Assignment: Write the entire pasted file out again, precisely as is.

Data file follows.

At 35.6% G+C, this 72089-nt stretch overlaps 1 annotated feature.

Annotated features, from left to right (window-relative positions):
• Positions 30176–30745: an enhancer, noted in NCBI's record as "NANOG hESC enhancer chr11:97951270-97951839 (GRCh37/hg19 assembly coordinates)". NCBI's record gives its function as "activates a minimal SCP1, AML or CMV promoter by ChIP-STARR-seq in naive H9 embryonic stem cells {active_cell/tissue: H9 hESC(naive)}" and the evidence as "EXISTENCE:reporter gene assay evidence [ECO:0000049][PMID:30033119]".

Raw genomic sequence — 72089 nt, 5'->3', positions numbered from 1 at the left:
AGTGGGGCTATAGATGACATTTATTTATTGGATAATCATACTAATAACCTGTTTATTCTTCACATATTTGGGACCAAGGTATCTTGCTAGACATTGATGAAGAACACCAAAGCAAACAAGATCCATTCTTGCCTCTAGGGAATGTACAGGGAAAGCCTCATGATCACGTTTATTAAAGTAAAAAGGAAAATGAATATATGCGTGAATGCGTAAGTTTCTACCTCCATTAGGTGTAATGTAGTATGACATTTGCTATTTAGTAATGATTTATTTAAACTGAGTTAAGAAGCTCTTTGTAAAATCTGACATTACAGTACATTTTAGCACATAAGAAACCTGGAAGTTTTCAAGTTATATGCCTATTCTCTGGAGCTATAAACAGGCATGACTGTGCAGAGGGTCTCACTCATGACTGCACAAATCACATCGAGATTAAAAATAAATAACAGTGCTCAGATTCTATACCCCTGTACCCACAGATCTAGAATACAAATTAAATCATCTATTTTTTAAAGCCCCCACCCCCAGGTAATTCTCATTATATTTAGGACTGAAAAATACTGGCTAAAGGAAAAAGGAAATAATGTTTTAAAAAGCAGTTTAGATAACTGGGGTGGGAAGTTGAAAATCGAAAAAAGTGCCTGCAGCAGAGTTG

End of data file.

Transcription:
At 35.6% G+C, this 72089-nt stretch overlaps 1 annotated feature.

Annotated features, from left to right (window-relative positions):
• Positions 30176–30745: an enhancer, noted in NCBI's record as "NANOG hESC enhancer chr11:97951270-97951839 (GRCh37/hg19 assembly coordinates)". NCBI's record gives its function as "activates a minimal SCP1, AML or CMV promoter by ChIP-STARR-seq in naive H9 embryonic stem cells {active_cell/tissue: H9 hESC(naive)}" and the evidence as "EXISTENCE:reporter gene assay evidence [ECO:0000049][PMID:30033119]".

Raw genomic sequence — 72089 nt, 5'->3', positions numbered from 1 at the left:
AGTGGGGCTATAGATGACATTTATTTATTGGATAATCATACTAATAACCTGTTTATTCTTCACATATTTGGGACCAAGGTATCTTGCTAGACATTGATGAAGAACACCAAAGCAAACAAGATCCATTCTTGCCTCTAGGGAATGTACAGGGAAAGCCTCATGATCACGTTTATTAAAGTAAAAAGGAAAATGAATATATGCGTGAATGCGTAAGTTTCTACCTCCATTAGGTGTAATGTAGTATGACATTTGCTATTTAGTAATGATTTATTTAAACTGAGTTAAGAAGCTCTTTGTAAAATCTGACATTACAGTACATTTTAGCACATAAGAAACCTGGAAGTTTTCAAGTTATATGCCTATTCTCTGGAGCTATAAACAGGCATGACTGTGCAGAGGGTCTCACTCATGACTGCACAAATCACATCGAGATTAAAAATAAATAACAGTGCTCAGATTCTATACCCCTGTACCCACAGATCTAGAATACAAATTAAATCATCTATTTTTTAAAGCCCCCACCCCCAGGTAATTCTCATTATATTTAGGACTGAAAAATACTGGCTAAAGGAAAAAGGAAATAATGTTTTAAAAAGCAGTTTAGATAACTGGGGTGGGAAGTTGAAAATCGAAAAAAGTGCCTGCAGCAGAGTTG